On Tuesday, The Hill reported that Senator Joe Manchin has stated that he does not support President Biden’s plan to tax the unrealized gains of billionaires, which would set a new precedent by taxing the value an asset accrues in theory before it is actually sold and converted into cash.
The article quotes Senator Manchin:
“You can’t tax something that’s not earned. Earned income is what we’re based on,” he told The Hill. “There’s other ways to do it. Everybody has to pay their fair share.”
“Everybody has to pay their fair share, that’s for sure. But unrealized gains is not the way to do it, as far as I’m concerned,” he added.
Manchin’s opposition means Biden’s proposal is likely dead only a day after the White House unveiled it.
It could be significantly restructured to avoid taxing unrealized gains, which would pose the big challenge of trying to make up the lost revenues.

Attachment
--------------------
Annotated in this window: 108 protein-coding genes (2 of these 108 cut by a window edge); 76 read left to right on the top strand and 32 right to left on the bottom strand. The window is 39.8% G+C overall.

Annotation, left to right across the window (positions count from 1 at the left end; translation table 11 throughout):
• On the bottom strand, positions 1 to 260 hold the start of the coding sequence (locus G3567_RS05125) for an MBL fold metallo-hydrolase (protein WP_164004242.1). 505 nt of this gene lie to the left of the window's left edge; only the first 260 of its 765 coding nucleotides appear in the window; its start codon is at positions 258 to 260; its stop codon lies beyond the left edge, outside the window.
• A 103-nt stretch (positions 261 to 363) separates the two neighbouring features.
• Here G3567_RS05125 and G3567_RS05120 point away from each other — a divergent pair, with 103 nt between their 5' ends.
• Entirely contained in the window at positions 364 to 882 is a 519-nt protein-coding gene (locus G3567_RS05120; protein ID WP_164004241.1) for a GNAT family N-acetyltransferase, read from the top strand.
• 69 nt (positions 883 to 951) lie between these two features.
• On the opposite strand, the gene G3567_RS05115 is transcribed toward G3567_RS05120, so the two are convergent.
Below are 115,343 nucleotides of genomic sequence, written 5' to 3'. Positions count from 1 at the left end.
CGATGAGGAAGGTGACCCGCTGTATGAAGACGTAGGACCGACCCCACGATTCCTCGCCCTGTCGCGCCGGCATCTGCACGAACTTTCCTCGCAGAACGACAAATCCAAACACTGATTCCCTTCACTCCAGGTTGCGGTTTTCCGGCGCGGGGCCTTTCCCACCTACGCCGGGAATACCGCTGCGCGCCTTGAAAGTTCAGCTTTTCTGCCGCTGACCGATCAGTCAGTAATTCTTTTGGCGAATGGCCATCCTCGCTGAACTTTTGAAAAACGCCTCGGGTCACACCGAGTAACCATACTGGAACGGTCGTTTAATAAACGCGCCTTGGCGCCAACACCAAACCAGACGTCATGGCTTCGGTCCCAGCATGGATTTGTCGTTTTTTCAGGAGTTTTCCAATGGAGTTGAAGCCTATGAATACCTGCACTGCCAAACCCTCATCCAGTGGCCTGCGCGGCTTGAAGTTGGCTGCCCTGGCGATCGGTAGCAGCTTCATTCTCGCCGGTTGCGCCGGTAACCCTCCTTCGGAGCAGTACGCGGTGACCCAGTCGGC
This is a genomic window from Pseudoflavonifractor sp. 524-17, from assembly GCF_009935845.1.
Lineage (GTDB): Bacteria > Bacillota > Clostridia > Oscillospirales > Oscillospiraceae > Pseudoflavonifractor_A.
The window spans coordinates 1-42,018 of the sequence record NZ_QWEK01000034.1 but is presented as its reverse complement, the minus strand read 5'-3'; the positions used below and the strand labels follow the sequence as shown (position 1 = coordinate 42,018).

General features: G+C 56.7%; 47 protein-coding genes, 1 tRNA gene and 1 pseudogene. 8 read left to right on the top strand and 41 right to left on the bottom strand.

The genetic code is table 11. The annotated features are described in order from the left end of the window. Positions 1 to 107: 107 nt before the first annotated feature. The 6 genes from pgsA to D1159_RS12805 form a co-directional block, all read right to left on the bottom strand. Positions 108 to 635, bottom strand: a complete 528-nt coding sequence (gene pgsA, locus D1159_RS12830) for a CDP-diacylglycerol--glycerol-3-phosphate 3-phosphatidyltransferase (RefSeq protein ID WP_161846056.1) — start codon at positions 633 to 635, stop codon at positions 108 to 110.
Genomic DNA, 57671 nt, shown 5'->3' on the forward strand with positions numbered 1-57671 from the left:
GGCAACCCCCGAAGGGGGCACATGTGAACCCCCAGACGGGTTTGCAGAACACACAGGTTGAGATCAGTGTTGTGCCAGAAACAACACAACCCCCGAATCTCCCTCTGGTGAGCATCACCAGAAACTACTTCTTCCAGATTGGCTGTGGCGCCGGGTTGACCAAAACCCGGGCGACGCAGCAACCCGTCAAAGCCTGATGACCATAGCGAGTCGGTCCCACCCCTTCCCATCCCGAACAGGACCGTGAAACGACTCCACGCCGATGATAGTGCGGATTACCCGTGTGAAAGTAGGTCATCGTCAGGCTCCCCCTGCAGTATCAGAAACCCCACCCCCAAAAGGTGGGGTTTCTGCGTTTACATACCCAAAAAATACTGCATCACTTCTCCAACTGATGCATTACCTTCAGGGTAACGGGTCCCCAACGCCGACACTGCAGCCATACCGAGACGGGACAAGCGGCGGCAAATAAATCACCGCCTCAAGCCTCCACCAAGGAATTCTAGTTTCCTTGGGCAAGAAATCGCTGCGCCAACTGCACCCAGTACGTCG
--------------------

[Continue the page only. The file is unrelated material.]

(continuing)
The article notes:
The problem with taxing just the regular income of billionaires is that many of the nation’s richest individuals, such as Jeff Bezos and Elon Musk, have been able to pay little or nothing in income tax by not declaring income.
Instead, the ultra-rich often can take out loans secured by the value of their assets to finance their lavish lifestyles.
“Here’s what they do. They go to their accountant. They tell their accountant, ‘Make sure I don’t make any income, any salary.’ And then they say, ‘Make sure I can buy, borrow and die.’ And nobody knew anything about that years ago, and now people are pretty up on it,” said Senate Finance Committee Chairman Ron Wyden (D-Ore.), who has announced his own proposal to tax the unrealized gains of billionaires.
Wyden says that imposing a minimum 20 percent tax on billionaires is about making sure they pay a similar percentage of their wealth in taxes as middle-class Americans.
Raising taxes does not generate revenue–lowering taxes generates revenue. All that raising taxes does is give Washington bureaucrats more money and thus more power. The Democrats need to study the Laffer Curve.